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Airmen honored for U.S. 95 flash flood rescue | News

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Airmen honored for U.S. 95 flash flood rescue
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LAS VEGAS-- A dramatic rescue of a couple trapped by flood waters was caught on tape and now the seven airmen from Nellis and Creech air force bases, who went above and beyond the call of duty, are being recognized for the bravery.

A few weeks ago, along U.S. 95, traffic heading into Las Vegas was stopped in its tracks as flood waters rolled down from Mt. Charleston. Some drivers tried to cross the median to get over to the dry side, but that is where one couple became trapped.

Cell phone video captured the airmen wading into rushing water. As they worked to free a woman trapped inside a car, the current picked up a Toyota Prius and sent it towards them.

“Looking back at the video it puts things in perspective, but I think given the same circumstances I would've done it again,” Tech Sgt. Adam Dixon with the 820th Red Horse Squadron said.

The airmen were just driving home from work on Creech Air Force Base, when a river brought traffic along the U.S. 95 to a stop. Some drivers got stuck in the median trying to avoid the rising tide.

“We didn't think the water would hit us that fast. Sgt. Dixon and some other airman were just pushing cars out,” Airman Christopher Fitzgerald with 820th Red Horse Squadron said.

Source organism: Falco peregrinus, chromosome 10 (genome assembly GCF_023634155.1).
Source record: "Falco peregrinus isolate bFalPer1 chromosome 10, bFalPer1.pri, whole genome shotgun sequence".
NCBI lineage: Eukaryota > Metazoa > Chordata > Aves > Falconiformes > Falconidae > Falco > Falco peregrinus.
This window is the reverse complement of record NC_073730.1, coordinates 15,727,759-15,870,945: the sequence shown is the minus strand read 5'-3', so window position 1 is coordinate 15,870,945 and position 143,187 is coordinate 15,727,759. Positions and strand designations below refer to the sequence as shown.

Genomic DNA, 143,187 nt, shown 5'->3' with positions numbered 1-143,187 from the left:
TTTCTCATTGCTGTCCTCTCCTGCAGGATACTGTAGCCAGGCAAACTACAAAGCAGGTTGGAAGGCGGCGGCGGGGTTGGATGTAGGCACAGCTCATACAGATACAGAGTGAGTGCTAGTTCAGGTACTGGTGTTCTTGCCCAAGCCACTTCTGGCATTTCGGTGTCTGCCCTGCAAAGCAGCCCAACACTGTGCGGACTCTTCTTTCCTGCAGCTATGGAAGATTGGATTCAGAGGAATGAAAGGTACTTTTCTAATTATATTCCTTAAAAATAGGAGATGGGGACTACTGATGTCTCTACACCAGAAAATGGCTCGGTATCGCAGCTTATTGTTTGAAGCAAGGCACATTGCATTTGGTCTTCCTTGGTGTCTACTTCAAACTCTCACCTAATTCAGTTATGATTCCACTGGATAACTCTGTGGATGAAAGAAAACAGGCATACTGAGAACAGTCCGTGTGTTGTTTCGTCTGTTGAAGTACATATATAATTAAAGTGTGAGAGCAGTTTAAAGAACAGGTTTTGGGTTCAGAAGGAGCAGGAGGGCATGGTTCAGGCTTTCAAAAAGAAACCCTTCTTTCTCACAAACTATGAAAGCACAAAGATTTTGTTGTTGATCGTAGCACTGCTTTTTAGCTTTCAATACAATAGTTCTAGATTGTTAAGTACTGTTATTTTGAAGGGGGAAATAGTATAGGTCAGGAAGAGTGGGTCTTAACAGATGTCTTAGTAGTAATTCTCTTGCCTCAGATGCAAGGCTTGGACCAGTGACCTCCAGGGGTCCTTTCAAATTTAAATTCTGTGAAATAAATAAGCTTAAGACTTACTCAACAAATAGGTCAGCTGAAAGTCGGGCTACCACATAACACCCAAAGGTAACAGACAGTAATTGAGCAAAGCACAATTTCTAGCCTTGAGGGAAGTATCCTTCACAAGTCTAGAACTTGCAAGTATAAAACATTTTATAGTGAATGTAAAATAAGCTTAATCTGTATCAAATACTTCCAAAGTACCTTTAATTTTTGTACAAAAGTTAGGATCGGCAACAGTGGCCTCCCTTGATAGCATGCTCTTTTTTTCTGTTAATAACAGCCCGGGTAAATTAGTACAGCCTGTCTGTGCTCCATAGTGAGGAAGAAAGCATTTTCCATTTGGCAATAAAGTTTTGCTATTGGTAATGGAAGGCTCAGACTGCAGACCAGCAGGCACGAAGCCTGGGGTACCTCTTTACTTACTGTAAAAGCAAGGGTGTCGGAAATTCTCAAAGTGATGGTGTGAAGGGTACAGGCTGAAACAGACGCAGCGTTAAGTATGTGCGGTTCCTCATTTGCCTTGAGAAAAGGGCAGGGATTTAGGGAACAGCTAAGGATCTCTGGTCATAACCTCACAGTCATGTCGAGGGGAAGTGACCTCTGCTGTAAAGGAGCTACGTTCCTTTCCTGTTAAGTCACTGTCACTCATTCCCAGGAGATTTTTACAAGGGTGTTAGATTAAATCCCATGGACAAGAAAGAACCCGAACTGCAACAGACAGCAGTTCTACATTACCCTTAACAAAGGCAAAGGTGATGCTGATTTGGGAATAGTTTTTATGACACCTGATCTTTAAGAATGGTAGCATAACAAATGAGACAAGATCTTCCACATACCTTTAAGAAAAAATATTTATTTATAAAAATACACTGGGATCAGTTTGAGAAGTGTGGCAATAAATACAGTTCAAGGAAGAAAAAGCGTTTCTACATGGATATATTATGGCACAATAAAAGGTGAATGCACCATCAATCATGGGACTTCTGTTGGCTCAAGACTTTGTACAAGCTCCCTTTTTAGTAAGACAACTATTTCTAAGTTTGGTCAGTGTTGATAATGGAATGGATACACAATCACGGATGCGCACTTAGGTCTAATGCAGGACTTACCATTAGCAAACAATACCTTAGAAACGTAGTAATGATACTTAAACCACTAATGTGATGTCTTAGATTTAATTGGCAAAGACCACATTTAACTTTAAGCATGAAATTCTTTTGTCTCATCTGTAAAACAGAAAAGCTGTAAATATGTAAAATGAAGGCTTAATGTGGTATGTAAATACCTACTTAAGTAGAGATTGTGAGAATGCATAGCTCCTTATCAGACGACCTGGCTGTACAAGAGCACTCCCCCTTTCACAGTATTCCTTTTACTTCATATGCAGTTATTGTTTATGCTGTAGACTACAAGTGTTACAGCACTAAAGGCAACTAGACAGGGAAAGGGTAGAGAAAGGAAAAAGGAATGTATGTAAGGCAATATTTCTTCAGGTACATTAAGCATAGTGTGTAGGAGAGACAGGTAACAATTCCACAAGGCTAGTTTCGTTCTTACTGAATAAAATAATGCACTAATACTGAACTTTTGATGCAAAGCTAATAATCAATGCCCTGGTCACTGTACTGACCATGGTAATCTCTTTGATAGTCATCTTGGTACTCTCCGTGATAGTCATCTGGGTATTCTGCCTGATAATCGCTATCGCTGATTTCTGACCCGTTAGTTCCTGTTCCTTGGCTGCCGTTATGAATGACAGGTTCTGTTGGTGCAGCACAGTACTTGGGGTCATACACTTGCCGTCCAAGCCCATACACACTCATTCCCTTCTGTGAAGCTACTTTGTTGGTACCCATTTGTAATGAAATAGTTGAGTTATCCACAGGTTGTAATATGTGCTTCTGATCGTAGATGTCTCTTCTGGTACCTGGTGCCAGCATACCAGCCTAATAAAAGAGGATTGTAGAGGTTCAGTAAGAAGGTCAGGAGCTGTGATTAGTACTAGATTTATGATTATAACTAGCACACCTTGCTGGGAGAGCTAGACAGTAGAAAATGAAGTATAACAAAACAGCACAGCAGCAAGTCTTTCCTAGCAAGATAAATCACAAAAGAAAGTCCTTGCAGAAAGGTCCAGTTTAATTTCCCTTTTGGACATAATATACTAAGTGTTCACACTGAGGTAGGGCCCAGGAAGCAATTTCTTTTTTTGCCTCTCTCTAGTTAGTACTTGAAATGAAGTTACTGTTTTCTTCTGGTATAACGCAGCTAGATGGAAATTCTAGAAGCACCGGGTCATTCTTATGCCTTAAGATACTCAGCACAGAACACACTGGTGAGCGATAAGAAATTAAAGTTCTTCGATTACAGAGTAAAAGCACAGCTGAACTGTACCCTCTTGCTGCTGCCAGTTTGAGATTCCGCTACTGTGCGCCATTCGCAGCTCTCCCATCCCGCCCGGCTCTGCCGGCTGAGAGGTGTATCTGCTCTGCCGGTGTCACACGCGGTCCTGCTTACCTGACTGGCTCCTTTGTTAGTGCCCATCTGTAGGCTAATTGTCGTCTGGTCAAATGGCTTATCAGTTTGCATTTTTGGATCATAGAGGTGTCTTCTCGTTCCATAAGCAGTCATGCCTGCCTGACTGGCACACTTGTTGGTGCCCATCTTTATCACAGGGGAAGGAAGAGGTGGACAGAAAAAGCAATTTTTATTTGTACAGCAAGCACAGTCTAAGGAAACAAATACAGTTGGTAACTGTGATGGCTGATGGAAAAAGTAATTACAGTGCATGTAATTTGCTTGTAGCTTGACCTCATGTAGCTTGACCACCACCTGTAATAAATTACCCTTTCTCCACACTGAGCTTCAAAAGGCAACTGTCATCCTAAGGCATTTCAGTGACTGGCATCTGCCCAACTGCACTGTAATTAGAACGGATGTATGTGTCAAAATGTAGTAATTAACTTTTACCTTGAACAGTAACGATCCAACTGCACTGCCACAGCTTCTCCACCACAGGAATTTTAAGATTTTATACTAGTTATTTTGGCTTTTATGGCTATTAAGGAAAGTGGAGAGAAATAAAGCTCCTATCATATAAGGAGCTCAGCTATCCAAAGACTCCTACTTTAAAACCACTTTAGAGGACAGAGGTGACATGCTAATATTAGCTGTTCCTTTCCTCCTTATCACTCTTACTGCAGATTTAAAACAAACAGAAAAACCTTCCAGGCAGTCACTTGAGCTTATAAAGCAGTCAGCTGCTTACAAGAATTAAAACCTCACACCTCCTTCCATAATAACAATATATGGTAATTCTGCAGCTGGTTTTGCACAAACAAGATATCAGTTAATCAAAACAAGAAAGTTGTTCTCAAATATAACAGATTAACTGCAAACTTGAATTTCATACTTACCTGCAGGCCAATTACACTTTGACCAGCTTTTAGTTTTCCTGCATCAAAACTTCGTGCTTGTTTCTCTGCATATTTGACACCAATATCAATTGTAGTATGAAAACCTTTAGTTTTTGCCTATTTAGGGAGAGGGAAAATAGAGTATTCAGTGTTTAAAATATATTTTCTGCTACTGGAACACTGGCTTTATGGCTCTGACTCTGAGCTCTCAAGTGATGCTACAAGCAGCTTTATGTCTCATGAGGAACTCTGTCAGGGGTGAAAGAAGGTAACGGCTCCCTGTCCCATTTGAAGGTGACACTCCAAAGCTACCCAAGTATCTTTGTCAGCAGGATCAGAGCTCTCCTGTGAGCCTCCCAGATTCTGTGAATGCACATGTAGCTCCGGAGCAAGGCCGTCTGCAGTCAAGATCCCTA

The pushing became a lost cause with the flash flood growing in intensity. The airmen pried a door open, pulling a woman from the car seconds before the Prius swept passed them.

“In the moment, the adrenaline was pumping so it was tough but not impossible,” Staff Sgt. James Maxwell with the 820th Red Horse Squadron said.

Their actions were honored by Clark County commissioners Tuesday.

“To go above and beyond and save some of our residents is truly remarkable. It is our pleasure to honor you three on part of your team with some proclamations,” Commissioner Larry Brown said.

These service men, more trained for battle than public appearances, accepted the applause.

“We didn't know at the time we were getting captured on the video, so we weren't expecting any of this. It has been surreal very humbling,” Tech Sgt. Dixon said.

They don't call themselves heroes.

“A lot of people would have done what we did, if they were in that situation. We were just glad we were there,” Tech Sgt. Dixon said.

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